Why Cuba's economy is sputtering

Cuban President Raul Castro attends the first annual session of the Cuban Parliament in Havana, Cuba.

TEXT OF STORY

Over the weekend, Cuban president Raul Castro announced
the Communist nation will cut spending on education and health care in an effort to revive its sputtering economy. Right now, growing budget deficits and falling exports are pretty much squeezing the island's available cash. From the America's Desk in Miami, here's Marketplace's Dan Grech.


DAN GRECH: Cuba is running low these days on yogurt and spare tires. That's because dairy farms and tire factories in Cuba have cut productions due to a shortage of cash. The Lexington Institute's Phil Peters says Cuba's state-run manufacturers can't raise financing in the typical ways.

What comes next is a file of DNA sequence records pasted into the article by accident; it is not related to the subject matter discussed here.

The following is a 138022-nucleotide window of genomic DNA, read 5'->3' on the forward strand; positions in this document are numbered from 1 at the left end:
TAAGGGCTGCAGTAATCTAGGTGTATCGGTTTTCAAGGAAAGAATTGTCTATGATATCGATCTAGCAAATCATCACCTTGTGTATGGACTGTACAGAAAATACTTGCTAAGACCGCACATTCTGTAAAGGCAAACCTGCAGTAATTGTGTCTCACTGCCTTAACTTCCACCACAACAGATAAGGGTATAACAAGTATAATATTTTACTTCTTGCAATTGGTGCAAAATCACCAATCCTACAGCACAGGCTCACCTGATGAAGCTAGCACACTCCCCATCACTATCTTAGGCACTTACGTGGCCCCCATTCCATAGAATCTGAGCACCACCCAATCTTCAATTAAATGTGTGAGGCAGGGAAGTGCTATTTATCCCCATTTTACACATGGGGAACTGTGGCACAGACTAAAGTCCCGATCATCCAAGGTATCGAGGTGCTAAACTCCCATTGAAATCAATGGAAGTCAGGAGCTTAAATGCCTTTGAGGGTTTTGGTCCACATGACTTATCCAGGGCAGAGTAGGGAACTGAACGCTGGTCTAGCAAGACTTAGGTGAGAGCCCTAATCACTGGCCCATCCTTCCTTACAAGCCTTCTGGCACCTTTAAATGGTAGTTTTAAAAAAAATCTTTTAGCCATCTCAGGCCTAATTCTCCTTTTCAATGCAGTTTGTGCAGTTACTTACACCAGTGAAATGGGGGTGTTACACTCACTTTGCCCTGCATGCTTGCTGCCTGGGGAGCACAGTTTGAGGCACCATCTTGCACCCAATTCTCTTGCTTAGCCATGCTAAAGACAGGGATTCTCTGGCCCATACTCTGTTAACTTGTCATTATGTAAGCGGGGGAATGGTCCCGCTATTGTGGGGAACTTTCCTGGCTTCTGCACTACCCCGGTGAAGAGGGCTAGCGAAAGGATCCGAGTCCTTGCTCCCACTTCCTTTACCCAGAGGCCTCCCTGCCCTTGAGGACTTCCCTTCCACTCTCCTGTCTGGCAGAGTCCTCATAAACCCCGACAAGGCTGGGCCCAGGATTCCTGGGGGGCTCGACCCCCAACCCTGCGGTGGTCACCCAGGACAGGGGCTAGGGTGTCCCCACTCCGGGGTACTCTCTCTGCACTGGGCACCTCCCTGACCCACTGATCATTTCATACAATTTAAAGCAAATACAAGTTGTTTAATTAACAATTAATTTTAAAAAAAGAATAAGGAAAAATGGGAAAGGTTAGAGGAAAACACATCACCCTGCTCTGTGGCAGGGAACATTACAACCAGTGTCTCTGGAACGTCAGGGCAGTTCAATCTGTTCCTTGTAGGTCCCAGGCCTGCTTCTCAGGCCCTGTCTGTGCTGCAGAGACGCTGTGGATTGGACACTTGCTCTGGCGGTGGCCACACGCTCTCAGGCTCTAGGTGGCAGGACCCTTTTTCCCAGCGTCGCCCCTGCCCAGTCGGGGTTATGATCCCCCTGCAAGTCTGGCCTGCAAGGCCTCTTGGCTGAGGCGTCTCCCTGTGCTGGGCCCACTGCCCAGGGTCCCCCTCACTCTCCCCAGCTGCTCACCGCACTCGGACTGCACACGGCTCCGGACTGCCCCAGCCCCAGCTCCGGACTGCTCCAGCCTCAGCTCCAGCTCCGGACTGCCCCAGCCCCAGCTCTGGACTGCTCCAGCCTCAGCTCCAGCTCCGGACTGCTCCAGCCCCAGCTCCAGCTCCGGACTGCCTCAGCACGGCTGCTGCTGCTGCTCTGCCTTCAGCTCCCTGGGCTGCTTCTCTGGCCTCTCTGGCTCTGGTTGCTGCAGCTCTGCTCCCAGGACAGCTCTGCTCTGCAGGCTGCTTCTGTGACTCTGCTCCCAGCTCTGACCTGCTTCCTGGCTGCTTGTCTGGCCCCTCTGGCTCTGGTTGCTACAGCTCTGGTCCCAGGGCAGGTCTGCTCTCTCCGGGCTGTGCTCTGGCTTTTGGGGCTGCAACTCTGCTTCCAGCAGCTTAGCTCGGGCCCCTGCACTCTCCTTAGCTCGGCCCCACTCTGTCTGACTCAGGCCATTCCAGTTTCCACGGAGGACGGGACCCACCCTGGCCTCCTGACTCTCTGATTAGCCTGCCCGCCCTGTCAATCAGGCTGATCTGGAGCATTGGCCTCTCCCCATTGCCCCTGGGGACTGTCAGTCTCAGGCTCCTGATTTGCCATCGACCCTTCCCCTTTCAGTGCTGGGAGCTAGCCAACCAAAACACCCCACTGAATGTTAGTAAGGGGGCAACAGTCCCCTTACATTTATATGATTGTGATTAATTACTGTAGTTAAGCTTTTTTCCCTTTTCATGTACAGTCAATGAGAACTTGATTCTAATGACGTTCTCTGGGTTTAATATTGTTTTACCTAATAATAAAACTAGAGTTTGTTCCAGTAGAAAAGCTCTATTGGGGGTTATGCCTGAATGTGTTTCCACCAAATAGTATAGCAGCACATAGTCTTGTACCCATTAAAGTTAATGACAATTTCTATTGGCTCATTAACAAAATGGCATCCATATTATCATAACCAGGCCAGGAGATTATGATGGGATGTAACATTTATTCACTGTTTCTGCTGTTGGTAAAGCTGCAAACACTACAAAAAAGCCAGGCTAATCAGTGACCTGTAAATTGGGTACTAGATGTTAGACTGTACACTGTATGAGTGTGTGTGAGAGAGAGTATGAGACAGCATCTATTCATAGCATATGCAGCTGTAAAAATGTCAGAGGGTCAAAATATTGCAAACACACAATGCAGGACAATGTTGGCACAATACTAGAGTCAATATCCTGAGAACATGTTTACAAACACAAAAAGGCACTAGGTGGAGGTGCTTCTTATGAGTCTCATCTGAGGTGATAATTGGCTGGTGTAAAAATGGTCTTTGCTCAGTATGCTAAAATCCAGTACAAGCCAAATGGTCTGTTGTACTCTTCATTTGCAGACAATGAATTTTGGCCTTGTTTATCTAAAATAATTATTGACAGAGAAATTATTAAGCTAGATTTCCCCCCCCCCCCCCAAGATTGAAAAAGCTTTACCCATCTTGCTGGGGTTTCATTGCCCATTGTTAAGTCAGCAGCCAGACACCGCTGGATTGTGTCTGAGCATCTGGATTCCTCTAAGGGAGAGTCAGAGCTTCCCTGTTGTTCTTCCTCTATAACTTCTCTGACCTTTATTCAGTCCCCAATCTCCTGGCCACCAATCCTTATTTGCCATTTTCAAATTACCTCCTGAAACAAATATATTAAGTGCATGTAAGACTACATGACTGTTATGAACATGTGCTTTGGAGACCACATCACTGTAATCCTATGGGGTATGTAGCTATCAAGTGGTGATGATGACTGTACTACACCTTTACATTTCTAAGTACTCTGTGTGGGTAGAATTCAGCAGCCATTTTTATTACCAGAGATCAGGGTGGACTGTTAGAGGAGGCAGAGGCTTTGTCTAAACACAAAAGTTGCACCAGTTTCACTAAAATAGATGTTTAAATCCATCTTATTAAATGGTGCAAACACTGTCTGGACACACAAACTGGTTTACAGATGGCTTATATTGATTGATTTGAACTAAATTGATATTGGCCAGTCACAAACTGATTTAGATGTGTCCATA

Phil Peters: They don't have access to world bank credit, and the international financial institutions in general. They rely a lot on short-term credit, and in today's credit environment that hurts them a lot.

Cuba's cash crunch has led it to fall behind on its bills. Earlier this year the Canadian firm, Sherritt, shut down drilling on the island because of late payments. That's contributed to the island's energy crisis.

Peters: There have been factories that have been closed. There are scheduled power blackouts and they're being told to conserve energy by turning of air conditioning in the offices in the afternoon.

Cuba has kept afloat with subsidized oil from its ally, Venezuela.

I'm Dan Grech for Marketplace.

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